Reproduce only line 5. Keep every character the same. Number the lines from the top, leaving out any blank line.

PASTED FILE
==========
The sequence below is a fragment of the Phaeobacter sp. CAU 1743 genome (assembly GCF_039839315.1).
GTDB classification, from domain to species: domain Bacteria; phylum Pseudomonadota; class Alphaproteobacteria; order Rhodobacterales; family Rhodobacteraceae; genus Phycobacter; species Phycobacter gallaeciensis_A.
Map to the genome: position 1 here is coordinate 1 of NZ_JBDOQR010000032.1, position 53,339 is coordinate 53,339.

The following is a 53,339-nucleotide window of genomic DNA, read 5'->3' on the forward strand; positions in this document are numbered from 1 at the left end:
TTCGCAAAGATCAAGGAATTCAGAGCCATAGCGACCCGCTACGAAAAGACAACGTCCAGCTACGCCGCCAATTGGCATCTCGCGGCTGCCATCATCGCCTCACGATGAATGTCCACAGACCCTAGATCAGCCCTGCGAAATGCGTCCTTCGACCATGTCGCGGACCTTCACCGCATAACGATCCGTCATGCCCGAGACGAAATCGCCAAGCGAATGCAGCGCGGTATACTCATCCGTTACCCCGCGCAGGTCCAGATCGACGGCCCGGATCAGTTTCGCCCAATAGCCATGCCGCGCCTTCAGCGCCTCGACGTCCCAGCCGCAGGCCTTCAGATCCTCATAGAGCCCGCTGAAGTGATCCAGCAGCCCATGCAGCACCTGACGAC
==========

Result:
TTCGCAAAGATCAAGGAATTCAGAGCCATAGCGACCCGCTACGAAAAGACAACGTCCAGCTACGCCGCCAATTGGCATCTCGCGGCTGCCATCATCGCCTCACGATGAATGTCCACAGACCCTAGATCAGCCCTGCGAAATGCGTCCTTCGACCATGTCGCGGACCTTCACCGCATAACGATCCGTCATGCCCGAGACGAAATCGCCAAGCGAATGCAGCGCGGTATACTCATCCGTTACCCCGCGCAGGTCCAGATCGACGGCCCGGATCAGTTTCGCCCAATAGCCATGCCGCGCCTTCAGCGCCTCGACGTCCCAGCCGCAGGCCTTCAGATCCTCATAGAGCCCGCTGAAGTGATCCAGCAGCCCATGCAGCACCTGACGAC